Mixing Responsive Design and Mobile Templates

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Chris Coyier on (Updated on )

You need a mobile strategy for your site. You have to pick Responsive Design or a dedicated mobile site, right? Maybe not. Maybe you can mix and match a variety of strategies.

Me and the team are working hard on CodePen every day. But we’re a team of three. Our mobile strategy is to chip away at it the best we can as we 1) have time and 2) have good ideas on how to handle things.

Example of a Responsive Template

Take our Recent Activity page. This page is so simple that writing a couple of media queries to shuffle things around and a little bit of JavaScript to toggle the filters is a decent solution:

Example of a Mobile Specific Template

Now look at our Details page on desktop:

This page is far more complicated. It shares the same layout as the Editor view. You can click-and-drag the preview area to make it larger or smaller. There are keyboard commands. Leaving it at desktop size was awkward because the text was microscopic. Using the proper meta tags and making it load at mobile size made for very awkward layout and awkward scrolling, where it was possible at all.

This was our worst mobile view on the entire site.

I could have gone to war with this view with CSS and smashed it into shape. But even if I did that, there was quite a bit of JavaScript being loaded that no longer had any purpose. Instead, I decided to go with a mobile specific template. This way I was able to take complete control of the HTML, CSS, and JavaScript and only load what was needed. I was able to re-use almost everything, because we approached everything from a modular perspective. I could pick the HTML partials, JS modules, and compile a new CSS file of just the bits I needed – writing very little from scratch.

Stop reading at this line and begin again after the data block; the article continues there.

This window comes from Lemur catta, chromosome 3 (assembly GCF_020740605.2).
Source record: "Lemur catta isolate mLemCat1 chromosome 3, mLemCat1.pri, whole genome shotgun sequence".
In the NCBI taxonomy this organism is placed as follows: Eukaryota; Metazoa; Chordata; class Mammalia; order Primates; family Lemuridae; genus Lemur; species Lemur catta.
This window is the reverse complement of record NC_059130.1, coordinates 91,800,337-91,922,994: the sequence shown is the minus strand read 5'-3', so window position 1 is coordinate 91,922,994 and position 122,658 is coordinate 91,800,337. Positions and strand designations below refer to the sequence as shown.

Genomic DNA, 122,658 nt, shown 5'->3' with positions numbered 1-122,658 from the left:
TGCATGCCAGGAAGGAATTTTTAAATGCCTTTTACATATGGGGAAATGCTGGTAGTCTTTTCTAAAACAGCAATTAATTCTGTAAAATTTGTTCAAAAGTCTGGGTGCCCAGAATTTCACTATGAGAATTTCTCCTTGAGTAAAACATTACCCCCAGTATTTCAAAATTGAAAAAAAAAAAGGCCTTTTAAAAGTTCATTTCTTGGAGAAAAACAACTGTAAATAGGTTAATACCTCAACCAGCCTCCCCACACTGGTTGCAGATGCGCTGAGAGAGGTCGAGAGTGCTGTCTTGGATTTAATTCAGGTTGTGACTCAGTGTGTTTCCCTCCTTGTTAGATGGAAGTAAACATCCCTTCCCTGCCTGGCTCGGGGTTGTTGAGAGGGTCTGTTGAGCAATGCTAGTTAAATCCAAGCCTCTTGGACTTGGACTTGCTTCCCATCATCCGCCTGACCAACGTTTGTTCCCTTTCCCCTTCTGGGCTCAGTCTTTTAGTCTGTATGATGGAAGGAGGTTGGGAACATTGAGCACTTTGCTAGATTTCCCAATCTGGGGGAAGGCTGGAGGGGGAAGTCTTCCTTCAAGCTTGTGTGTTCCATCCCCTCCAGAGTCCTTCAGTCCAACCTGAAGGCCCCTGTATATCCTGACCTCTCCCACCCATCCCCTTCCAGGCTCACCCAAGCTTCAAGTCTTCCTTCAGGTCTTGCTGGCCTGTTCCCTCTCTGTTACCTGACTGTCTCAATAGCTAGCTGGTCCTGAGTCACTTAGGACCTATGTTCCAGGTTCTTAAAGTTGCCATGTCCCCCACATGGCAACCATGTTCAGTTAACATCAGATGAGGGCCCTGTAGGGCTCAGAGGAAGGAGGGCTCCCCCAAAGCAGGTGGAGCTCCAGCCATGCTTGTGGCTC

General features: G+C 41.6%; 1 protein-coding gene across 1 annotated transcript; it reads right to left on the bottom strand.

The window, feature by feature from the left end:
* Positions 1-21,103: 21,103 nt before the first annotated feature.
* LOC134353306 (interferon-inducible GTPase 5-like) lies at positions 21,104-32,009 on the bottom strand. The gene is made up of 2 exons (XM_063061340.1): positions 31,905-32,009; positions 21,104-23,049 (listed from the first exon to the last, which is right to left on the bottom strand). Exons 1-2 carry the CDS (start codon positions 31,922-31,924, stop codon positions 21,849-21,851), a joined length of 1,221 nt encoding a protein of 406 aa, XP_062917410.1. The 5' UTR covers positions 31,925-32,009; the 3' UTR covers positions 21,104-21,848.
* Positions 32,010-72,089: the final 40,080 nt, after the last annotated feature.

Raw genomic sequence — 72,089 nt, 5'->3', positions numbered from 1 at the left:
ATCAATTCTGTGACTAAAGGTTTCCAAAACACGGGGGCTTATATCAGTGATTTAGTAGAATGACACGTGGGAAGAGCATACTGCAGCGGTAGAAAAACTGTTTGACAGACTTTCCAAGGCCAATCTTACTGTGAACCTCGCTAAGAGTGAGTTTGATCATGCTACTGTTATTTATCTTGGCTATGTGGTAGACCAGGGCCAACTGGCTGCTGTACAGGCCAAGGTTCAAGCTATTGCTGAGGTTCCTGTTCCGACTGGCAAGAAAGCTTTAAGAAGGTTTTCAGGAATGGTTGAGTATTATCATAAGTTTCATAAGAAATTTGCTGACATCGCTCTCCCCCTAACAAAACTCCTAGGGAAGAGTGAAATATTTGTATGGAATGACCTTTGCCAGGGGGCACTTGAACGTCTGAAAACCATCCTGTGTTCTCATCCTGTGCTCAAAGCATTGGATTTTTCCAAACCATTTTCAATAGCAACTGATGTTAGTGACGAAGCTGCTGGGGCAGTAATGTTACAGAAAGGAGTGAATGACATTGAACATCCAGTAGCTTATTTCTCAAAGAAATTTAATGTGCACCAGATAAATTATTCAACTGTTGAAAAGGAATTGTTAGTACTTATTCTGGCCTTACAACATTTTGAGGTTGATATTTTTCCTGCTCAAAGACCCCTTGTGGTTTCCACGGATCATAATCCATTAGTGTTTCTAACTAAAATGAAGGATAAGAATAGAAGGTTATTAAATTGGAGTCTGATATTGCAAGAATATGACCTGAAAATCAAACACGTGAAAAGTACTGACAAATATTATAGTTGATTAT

The Details view is a lot more usable now, not to mention quicker.

For the curious, we use the browser gem and choose the template to render at the controller level. It’s UA sniffing, which doesn’t feel great, but at least it’s server side1 and based on an open source project that is kept up to date.

if browser.mobile?
  render :template => 'details/mobile', :layout => "mobile-pages"
  render :template => 'details/index', :layout => "pages"

Also for the record, there is nothing you can’t do on the mobile version you can on the desktop version.

Example of the Uhm-Not-Quite-Ready View

Not every view on CodePen is great on small screens yet. The Editor, arguably the most important page of the app, doesn’t use responsive design or a mobile template.

It works pretty well on the iPad and large tablets, but smaller isn’t great. This view is not something we want to half-ass. Leaving the design at desktop size keeps it usable until the time comes we have a good idea for it and can tackle it head on. It will very likely be a mobile specific template.

Example of Mobile-Specific Parts in a Responsive Template

Check out our Profile view:

This is a responsive template. I think it works great, except for the “tabs” area where it’s broken into two lines. That’s awkward and won’t scale as we potentially add more navigation. Instead, we serve a different partial just in that one spot which outputs a <select> menu navigation instead of tabs.

A bit better, anyway.

It’s a Process

I’m not blogging this to show off CodePen as this beacon of mobile design perfection. It certainly is not. I do think it’s interesting to think about hybrid and iterative approaches to mobile development.

No separate domains/URLs, no separate repositories/code bases, no separate teams. Everything together as one big monster. Like I think it should be.

Very Related

RESS: Responsive Design + Server Side Components

1 I feel like server side UA sniffing is a bit better because 1) the right template gets served right away, it’s not a redirect and 2) client-side UA testing means serving up a big chunk of JavaScript just for that purpose.